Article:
Jainism and Buddhism

Ancient India saw the rise of two very important religions, Jainism and Buddhism which left a lasting influence on Indian life and culture. Vedic religion was earlier also known as Brahmanism because the Brahmins played a major role in it. Later it came to be called Hinduism.


Gautama Buddha, the founder of Buddhism, was born in 563 BC at Lumbini which is situated near the Indo-Nepal Border. He was the son of Shuddhodhana, the chief of Shakya of Kapilavastu. At the age of 29, Gautama left home and attained Bodhi (enlightenment) at Bodhgaya under a pipal tree. He delivered his first sermon at Sarnath near Varanasi. His teachings included four Noble Truths (Arya Satya) and Eightfold Path (Ashtangika Marga).

According to Buddha:

  1. the world is full of misery (dukkha)
  2. desire (trishna) is the cause of this misery
  3. if desire is conquered, then all sorrows can be removed
  4. this can be done by following the Eight fold Path

The eight fold path comprises:

  1. Right understanding
  2. Right thought
  3. Right speech
  4. Right action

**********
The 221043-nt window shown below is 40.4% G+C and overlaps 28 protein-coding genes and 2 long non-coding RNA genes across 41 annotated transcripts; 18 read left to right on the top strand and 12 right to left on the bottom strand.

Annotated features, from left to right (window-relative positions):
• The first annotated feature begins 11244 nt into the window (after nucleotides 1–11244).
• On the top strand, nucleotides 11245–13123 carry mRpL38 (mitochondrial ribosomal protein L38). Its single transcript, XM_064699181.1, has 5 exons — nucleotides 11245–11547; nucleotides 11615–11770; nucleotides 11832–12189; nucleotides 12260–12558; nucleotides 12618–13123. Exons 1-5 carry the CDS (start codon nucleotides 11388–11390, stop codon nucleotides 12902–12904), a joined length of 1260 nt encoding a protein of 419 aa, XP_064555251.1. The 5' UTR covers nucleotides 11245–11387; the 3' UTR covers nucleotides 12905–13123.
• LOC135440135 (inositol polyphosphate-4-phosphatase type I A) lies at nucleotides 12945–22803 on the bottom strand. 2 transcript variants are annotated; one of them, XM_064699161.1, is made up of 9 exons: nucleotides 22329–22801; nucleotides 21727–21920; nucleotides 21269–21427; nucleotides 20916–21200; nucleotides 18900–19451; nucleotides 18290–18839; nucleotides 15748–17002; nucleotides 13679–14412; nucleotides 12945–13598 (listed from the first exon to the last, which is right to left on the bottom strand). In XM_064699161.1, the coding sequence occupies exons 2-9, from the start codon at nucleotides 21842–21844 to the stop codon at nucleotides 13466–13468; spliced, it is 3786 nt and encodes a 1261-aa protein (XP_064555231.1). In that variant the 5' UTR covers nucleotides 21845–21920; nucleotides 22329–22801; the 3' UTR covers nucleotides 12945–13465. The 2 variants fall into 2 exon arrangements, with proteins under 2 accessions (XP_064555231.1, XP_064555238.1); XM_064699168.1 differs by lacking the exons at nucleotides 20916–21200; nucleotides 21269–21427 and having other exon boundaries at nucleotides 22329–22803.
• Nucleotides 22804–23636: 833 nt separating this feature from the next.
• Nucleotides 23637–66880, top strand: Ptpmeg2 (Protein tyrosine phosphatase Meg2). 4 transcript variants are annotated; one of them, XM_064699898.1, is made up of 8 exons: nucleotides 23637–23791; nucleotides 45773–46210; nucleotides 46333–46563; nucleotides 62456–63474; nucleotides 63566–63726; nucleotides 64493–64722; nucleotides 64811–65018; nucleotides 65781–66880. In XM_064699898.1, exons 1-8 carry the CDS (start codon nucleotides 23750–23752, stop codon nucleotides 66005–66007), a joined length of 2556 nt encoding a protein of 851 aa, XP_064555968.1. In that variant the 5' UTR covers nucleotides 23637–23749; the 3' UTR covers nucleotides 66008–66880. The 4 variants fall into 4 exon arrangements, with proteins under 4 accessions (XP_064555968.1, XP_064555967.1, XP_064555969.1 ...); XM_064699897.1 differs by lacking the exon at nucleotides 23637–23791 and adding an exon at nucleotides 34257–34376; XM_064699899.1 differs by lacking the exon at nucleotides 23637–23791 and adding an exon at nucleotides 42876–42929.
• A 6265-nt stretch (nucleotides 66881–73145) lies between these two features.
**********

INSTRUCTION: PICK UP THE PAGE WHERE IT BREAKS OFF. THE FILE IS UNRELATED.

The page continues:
5. Right livelihood
  6. Right effort
  7. Right mindfulness
  8. Right concentration

Buddha suggested a 'Middle Path' - away from both extreme luxury as well as extreme austerity. He also laid down a code of conduct such as non-killing and non-stealing for his followers. He died at the age of 80 (483 BC) at Kushinagar in Uttar Pradesh.


Rishabhanath, the first Tirthankara, is known to be the founder of Jainism. Vardhamana Mahavira was the 24th Tirthankara of this sect, Parshvanath being the 23rd one. Mahavira was born in 540 BC at Kundagram near Vaishali (Bihar). His father was the Chief of Jhatrika Kshatriya clan. Mahavira became an ascetic at the age of 30 years and died at Pawapuri in 468 BC near Rajagriha. His followers came to be known as ‘Jainas’. 

Jainism had no place for a supreme creator. It recognized the existence of gods, but placed them lower than the Jaina teachers. The main aim of Jainism is the attainment of freedom from worldly bonds. Like Buddhism, Jainism opposed the ritualistic practices and evils of Vedic Brahmanism. It also opposed the caste system and accepted the doctrine of Karma and rebirth.

Jainism has five cardinal principles: 

  1. Ahimsa or non-violence
  2. Truthfulness
  3. Abstention from stealing
  4. Non-attachment
  5. Celibacy or Brahmacharya

The three jewels (Triratna) of Jainism are:

  1. Right vision (Samyak Darshana)
  2. Right knowledge (Samyak Jnana)
  3. Right Conduct (Samyak Charita)